IRA FLATOW: Let’s listen to a little bit from [INAUDIBLE] for the past 20 something years about why there were no coral reefs there. 

SPEAKER 5: When the CO2 concentration inside the biosphere was ramped up to about 400 ppm– this was about 25 years ago when the concentration of CO2 in our atmosphere was about 360– and it was clearly shown that at 400 ppm, the ocean acidified. The corals just all died. 

IRA FLATOW: That’s pretty scary when you think of our oceans, right? 

CHRISTOPHER CONOVER: It is, especially as someone who scuba dives. I know what a healthy or a healthier coral reef looks like. But with climate change and overfishing, loss of herbivores, this type of thing is a definite issue. And that’s what the scientists are now trying to figure out is how to remediate it so they can expand it out to real oceans.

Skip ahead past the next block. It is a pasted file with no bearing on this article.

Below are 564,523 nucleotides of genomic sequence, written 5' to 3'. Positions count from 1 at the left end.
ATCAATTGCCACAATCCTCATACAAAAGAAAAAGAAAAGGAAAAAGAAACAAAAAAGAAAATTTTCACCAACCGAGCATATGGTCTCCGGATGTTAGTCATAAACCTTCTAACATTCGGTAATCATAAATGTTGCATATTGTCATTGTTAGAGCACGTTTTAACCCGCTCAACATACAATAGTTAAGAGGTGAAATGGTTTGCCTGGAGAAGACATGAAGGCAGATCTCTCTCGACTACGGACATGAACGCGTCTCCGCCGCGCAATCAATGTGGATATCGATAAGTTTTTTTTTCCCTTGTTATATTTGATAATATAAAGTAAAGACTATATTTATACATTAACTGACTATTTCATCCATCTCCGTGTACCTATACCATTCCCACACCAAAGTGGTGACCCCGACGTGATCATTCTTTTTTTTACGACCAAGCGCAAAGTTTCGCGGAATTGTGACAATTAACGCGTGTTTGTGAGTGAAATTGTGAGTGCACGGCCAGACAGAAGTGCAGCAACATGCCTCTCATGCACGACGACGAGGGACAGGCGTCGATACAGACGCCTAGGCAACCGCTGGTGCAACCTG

Because this is big enough. It’s a million gallons. It’s not just a tank in a lab. 

IRA FLATOW: So they want to take some actions to rehabilitate the reef? 

CHRISTOPHER CONOVER: That is their hope. They began this month as part of Earth Month releasing some new animals in to the Biosphere ocean. They’ve done hermit crabs. They’ve done emerald crabs. And this weekend, I believe they are doing sea urchins. All of those are herbivores, and the hope is that they will help to get rid of the algae. 

Eventually, they want to add new corals in and see how the corals do under various conditions. Because they can control that ocean so carefully with temperature and light and things like that to try and mimic what’s going on in the real world now but also what could be going on in the future, and ways that they could fix problems potentially as they come up in the real ocean. 

IRA FLATOW: Well, as someone who had a coral reef ravaged by algae, I can sympathize with the problem there. And as a scuba diver like you, I have gone back to sites in the Caribbean that I used to dive in that are all dead now. So– 


IRA FLATOW: Yeah. Thank you, Christopher. 


IRA FLATOW: Christopher Conover, a reporter at Arizona Public Media in Tucson.